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NBA 2K

18 Jul 2017

2018 NBA Rookie of the Year race should be a good one

2018 NBA Rookie of the Year race should be a good
one

There should be some stiff competition for this year's Rookie of the Year award with so many impressive first-year players.

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The Favorites

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The Sleepers

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The Dark Horse

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The Winner

Last year’s Rookie of the Year race was one of the more underwhelming in years. The crop of rookies who were actually drafted last year was pretty disappointing. No. 1 overall pick Ben Simmons missed the whole season with a broken foot, which made it worse.

Joel Embiid—who was drafted in 2014—was the clear ROY after putting up historic production when he was on the court. However, he was only able to play 31 games, which was why the award eventually went to second-rounder Malcolm Brogdon.

This upcoming season’s Rookie of the Year race figures to be much better, though. If summer league was any indication, this year’s highly-touted draft class has a good chance of living up to the hype. Add Simmons into the mix as he belatedly enters his rookie season and the ROY award figures to be a very hotly-contested one. 

Let’s take a quick look at how all the contenders stack up against one another when taking summer league performances and possible in-season circumstances into account.

The Favorites

Lonzo Ball, PG, Los Angeles Lakers

After a disastrous summer league debut, Ball eventually displayed the unique all-around game that made him one of the consensus top two prospects in the draft. He finished with a couple of triple-doubles in Las Vegas summer league, and eventually snagged the MVP award. Ball also brought back memories of Magic and the Showtime Lakers with all of his instinctual plays and passes.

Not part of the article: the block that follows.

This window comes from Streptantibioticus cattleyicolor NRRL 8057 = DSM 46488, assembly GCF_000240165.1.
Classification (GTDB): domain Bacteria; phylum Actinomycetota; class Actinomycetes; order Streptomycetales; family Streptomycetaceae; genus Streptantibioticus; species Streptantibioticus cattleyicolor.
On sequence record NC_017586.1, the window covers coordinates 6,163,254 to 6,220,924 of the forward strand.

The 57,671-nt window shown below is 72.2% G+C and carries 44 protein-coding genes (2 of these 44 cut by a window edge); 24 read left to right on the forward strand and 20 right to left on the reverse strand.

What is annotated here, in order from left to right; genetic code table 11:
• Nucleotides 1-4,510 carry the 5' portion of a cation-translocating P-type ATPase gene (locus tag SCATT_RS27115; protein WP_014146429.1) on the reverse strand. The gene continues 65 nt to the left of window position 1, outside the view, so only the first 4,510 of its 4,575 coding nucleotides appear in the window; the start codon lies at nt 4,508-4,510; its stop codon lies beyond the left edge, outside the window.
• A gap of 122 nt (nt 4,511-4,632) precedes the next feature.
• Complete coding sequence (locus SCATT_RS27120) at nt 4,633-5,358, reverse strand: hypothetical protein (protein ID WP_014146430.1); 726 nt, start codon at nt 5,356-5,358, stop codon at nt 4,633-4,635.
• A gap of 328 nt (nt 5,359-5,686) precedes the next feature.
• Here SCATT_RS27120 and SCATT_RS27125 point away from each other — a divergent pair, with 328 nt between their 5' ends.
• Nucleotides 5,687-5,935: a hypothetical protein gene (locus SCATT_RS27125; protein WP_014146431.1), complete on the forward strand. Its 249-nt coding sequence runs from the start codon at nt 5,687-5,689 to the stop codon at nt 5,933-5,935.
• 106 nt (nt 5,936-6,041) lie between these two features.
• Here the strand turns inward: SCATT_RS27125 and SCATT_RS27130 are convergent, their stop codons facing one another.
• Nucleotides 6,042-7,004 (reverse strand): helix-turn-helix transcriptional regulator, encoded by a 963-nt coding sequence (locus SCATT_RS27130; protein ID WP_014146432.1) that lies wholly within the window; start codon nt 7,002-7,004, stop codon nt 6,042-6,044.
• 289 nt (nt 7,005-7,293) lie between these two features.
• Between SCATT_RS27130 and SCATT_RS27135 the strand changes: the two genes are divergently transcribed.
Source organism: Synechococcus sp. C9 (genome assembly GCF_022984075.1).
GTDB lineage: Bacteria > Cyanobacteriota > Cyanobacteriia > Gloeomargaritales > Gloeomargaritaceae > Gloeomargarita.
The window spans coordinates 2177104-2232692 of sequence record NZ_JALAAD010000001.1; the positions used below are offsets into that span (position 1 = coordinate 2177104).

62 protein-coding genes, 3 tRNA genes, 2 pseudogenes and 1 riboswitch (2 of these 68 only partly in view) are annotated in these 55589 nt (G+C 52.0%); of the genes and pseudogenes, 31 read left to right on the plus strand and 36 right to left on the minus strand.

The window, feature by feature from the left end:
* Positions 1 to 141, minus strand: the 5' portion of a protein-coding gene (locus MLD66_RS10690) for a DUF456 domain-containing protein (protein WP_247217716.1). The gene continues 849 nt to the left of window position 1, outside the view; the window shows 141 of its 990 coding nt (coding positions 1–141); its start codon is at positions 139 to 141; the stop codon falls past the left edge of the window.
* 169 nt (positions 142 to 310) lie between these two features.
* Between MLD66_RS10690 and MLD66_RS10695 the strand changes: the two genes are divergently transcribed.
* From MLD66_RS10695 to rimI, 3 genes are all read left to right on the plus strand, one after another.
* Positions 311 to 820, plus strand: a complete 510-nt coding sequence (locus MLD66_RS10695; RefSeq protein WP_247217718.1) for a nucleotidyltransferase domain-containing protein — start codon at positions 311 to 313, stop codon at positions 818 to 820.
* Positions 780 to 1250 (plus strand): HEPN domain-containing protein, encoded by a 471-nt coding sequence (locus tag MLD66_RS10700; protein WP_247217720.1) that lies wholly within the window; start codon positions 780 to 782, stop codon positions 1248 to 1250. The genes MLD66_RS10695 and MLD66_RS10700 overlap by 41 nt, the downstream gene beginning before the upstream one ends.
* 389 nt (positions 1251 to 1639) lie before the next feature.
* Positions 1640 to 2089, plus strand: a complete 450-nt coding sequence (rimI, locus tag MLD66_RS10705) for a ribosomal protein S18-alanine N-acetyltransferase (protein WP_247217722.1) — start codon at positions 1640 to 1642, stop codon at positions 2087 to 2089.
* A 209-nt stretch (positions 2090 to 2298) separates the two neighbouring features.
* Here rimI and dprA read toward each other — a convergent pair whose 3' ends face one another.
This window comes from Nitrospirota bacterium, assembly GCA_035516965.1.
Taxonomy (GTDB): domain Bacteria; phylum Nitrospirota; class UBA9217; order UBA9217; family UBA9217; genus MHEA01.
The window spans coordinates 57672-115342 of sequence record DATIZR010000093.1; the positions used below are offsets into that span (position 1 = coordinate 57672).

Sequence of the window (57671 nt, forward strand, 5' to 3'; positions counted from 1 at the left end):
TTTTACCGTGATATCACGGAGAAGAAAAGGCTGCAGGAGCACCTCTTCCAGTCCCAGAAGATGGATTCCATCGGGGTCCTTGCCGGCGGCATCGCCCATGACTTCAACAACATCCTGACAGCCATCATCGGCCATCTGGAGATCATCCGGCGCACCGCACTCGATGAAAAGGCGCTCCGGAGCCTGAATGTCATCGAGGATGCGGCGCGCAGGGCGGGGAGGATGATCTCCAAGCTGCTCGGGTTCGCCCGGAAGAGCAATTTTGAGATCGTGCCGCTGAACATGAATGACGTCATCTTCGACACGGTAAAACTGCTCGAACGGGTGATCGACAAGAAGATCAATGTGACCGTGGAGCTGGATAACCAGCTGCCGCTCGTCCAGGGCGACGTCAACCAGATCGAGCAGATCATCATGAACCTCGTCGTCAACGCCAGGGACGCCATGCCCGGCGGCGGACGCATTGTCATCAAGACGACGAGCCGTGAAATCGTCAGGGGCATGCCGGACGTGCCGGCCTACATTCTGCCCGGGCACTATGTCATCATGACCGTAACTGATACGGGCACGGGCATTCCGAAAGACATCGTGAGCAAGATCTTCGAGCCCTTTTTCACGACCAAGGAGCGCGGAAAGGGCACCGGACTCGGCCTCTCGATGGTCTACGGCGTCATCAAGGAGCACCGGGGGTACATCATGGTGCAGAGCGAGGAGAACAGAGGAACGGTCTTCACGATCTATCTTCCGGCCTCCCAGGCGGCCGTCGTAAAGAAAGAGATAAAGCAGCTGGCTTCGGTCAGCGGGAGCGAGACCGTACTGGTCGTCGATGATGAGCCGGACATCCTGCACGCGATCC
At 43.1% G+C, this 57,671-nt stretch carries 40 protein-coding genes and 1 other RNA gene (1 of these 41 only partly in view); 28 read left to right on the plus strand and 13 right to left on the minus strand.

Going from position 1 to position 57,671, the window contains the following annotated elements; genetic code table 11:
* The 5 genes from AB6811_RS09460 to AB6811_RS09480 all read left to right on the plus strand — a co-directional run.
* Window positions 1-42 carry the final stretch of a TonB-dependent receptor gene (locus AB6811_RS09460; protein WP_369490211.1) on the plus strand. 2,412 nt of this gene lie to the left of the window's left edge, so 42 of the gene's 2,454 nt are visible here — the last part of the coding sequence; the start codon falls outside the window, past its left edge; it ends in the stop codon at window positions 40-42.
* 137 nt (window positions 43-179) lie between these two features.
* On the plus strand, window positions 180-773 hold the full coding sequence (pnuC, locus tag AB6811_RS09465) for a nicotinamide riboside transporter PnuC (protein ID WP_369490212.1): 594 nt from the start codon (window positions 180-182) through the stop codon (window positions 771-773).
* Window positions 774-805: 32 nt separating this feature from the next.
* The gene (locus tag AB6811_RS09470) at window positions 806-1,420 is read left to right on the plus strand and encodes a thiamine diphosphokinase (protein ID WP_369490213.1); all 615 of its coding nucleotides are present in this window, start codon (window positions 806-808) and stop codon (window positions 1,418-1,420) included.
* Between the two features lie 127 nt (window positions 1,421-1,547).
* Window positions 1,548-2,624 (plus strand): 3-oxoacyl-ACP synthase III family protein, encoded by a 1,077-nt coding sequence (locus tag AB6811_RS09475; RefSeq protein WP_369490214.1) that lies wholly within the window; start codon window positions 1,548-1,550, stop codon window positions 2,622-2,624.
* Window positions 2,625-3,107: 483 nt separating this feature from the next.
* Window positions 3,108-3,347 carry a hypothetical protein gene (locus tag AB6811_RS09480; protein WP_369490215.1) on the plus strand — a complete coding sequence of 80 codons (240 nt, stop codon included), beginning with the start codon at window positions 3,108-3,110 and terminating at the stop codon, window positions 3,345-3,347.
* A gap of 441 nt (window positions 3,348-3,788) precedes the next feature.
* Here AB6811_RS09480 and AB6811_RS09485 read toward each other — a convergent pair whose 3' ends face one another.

He’s now installed as the favorite for Rookie of the Year thanks to his summer league exploits, and with his ability to not only be a stat-sheet stuffer but also a highly entertaining performer, it’s not hard to see him being a very popular vote next year.

Ben Simmons, F, Philadelphia 76ers

Despite missing all of last year with a broken foot, all that time to practice and settle into the NBA will give Simmons the slight edge over this year’s true rookies. Even with Markelle Fultz’s arrival, expect Simmons to have a lot of the ball. Look for him to put up big rebounding and assist totals as a point forward for Philly. And if Embiid goes down for a significant amount of time once again, Simmons will have even more opportunities to rack up numbers and be the focal point of that promising Sixers team.

Dennis Smith Jr., PG, Dallas Mavericks

Arguably the breakout star of the summer, Smith firmly inserted himself into the ROY discussion along with Ball and Simmons with some electric performances. The NC State product displayed the freakish speed and athleticism that was reminiscent of a former Rookie of the Year and MVP —Derrick Rose. 

Smith is the future star the Mavs franchise needs, but he’ll have every opportunity to be one of their stars of the present as well. The biggest threat to that will be if he gets into the doghouse of coach Rick Carlisle, who is notoriously hard on his point guards.

Markelle Fultz, PG, Philadelphia 76ers

Fultz’s summer was cut short by an ankle sprain, but he had already shown flashes of the ability which made him the consensus top pick before getting hurt. Fultz looked as smooth and multifaceted as advertised on the offensive end. And he was at least trying on defense, using his length to record a good amount of blocks.